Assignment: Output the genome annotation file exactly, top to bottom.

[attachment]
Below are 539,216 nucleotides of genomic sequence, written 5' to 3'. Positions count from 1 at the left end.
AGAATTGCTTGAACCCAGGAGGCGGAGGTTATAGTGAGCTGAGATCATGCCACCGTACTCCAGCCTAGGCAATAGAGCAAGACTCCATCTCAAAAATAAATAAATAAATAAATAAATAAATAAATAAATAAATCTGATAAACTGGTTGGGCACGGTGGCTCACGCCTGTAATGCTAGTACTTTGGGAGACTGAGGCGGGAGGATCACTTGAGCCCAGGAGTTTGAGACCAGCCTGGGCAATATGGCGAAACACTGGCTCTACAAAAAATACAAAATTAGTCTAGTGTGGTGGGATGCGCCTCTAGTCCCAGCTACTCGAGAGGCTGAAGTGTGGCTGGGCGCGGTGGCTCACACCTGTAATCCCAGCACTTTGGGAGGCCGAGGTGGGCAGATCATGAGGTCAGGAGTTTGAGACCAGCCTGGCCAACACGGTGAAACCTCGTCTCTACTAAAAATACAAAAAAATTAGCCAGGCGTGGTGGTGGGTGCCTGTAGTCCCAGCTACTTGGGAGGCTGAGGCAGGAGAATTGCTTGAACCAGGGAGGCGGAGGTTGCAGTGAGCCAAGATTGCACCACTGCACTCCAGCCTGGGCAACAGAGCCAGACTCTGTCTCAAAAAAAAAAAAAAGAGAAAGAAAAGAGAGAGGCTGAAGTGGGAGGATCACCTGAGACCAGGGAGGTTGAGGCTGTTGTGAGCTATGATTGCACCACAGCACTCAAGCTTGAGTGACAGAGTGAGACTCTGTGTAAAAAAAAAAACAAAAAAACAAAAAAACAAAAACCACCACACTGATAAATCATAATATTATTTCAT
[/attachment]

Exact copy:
Below are 539,216 nucleotides of genomic sequence, written 5' to 3'. Positions count from 1 at the left end.
AGAATTGCTTGAACCCAGGAGGCGGAGGTTATAGTGAGCTGAGATCATGCCACCGTACTCCAGCCTAGGCAATAGAGCAAGACTCCATCTCAAAAATAAATAAATAAATAAATAAATAAATAAATAAATAAATCTGATAAACTGGTTGGGCACGGTGGCTCACGCCTGTAATGCTAGTACTTTGGGAGACTGAGGCGGGAGGATCACTTGAGCCCAGGAGTTTGAGACCAGCCTGGGCAATATGGCGAAACACTGGCTCTACAAAAAATACAAAATTAGTCTAGTGTGGTGGGATGCGCCTCTAGTCCCAGCTACTCGAGAGGCTGAAGTGTGGCTGGGCGCGGTGGCTCACACCTGTAATCCCAGCACTTTGGGAGGCCGAGGTGGGCAGATCATGAGGTCAGGAGTTTGAGACCAGCCTGGCCAACACGGTGAAACCTCGTCTCTACTAAAAATACAAAAAAATTAGCCAGGCGTGGTGGTGGGTGCCTGTAGTCCCAGCTACTTGGGAGGCTGAGGCAGGAGAATTGCTTGAACCAGGGAGGCGGAGGTTGCAGTGAGCCAAGATTGCACCACTGCACTCCAGCCTGGGCAACAGAGCCAGACTCTGTCTCAAAAAAAAAAAAAAGAGAAAGAAAAGAGAGAGGCTGAAGTGGGAGGATCACCTGAGACCAGGGAGGTTGAGGCTGTTGTGAGCTATGATTGCACCACAGCACTCAAGCTTGAGTGACAGAGTGAGACTCTGTGTAAAAAAAAAAACAAAAAAACAAAAAAACAAAAACCACCACACTGATAAATCATAATATTATTTCAT